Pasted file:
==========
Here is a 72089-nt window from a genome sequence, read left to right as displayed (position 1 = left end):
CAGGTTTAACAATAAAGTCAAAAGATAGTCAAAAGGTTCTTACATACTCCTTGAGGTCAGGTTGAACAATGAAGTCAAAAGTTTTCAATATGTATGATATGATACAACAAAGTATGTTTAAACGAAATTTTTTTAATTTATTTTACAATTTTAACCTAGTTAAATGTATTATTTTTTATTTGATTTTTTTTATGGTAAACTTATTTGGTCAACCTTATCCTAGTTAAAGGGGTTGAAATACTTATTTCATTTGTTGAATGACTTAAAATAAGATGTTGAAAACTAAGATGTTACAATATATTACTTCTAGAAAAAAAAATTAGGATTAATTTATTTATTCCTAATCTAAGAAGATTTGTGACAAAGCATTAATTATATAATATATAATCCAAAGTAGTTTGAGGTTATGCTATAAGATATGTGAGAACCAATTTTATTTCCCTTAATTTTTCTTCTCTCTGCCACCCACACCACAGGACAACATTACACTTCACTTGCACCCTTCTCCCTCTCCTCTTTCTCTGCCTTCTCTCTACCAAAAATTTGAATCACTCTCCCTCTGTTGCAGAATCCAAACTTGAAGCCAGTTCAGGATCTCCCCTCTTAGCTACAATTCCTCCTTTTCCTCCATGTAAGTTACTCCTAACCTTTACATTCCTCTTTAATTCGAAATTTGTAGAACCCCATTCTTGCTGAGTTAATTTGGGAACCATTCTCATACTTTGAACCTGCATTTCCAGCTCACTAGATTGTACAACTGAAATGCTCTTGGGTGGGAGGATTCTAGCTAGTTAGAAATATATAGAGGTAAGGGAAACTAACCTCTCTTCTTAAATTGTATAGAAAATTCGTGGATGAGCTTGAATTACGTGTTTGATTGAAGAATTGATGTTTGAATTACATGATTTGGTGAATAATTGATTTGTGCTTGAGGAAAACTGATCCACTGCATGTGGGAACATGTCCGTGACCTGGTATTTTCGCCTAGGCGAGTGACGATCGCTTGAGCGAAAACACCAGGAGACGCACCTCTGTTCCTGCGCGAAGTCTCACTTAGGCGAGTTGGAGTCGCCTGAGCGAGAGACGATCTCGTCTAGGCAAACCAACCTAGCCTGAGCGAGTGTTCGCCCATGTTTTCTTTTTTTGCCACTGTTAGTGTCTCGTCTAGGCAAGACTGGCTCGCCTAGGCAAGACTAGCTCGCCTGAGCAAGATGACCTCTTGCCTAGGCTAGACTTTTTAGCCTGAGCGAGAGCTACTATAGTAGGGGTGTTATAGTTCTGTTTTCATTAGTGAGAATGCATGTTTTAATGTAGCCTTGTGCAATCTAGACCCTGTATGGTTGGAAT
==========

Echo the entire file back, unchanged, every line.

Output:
Here is a 72089-nt window from a genome sequence, read left to right as displayed (position 1 = left end):
CAGGTTTAACAATAAAGTCAAAAGATAGTCAAAAGGTTCTTACATACTCCTTGAGGTCAGGTTGAACAATGAAGTCAAAAGTTTTCAATATGTATGATATGATACAACAAAGTATGTTTAAACGAAATTTTTTTAATTTATTTTACAATTTTAACCTAGTTAAATGTATTATTTTTTATTTGATTTTTTTTATGGTAAACTTATTTGGTCAACCTTATCCTAGTTAAAGGGGTTGAAATACTTATTTCATTTGTTGAATGACTTAAAATAAGATGTTGAAAACTAAGATGTTACAATATATTACTTCTAGAAAAAAAAATTAGGATTAATTTATTTATTCCTAATCTAAGAAGATTTGTGACAAAGCATTAATTATATAATATATAATCCAAAGTAGTTTGAGGTTATGCTATAAGATATGTGAGAACCAATTTTATTTCCCTTAATTTTTCTTCTCTCTGCCACCCACACCACAGGACAACATTACACTTCACTTGCACCCTTCTCCCTCTCCTCTTTCTCTGCCTTCTCTCTACCAAAAATTTGAATCACTCTCCCTCTGTTGCAGAATCCAAACTTGAAGCCAGTTCAGGATCTCCCCTCTTAGCTACAATTCCTCCTTTTCCTCCATGTAAGTTACTCCTAACCTTTACATTCCTCTTTAATTCGAAATTTGTAGAACCCCATTCTTGCTGAGTTAATTTGGGAACCATTCTCATACTTTGAACCTGCATTTCCAGCTCACTAGATTGTACAACTGAAATGCTCTTGGGTGGGAGGATTCTAGCTAGTTAGAAATATATAGAGGTAAGGGAAACTAACCTCTCTTCTTAAATTGTATAGAAAATTCGTGGATGAGCTTGAATTACGTGTTTGATTGAAGAATTGATGTTTGAATTACATGATTTGGTGAATAATTGATTTGTGCTTGAGGAAAACTGATCCACTGCATGTGGGAACATGTCCGTGACCTGGTATTTTCGCCTAGGCGAGTGACGATCGCTTGAGCGAAAACACCAGGAGACGCACCTCTGTTCCTGCGCGAAGTCTCACTTAGGCGAGTTGGAGTCGCCTGAGCGAGAGACGATCTCGTCTAGGCAAACCAACCTAGCCTGAGCGAGTGTTCGCCCATGTTTTCTTTTTTTGCCACTGTTAGTGTCTCGTCTAGGCAAGACTGGCTCGCCTAGGCAAGACTAGCTCGCCTGAGCAAGATGACCTCTTGCCTAGGCTAGACTTTTTAGCCTGAGCGAGAGCTACTATAGTAGGGGTGTTATAGTTCTGTTTTCATTAGTGAGAATGCATGTTTTAATGTAGCCTTGTGCAATCTAGACCCTGTATGGTTGGAAT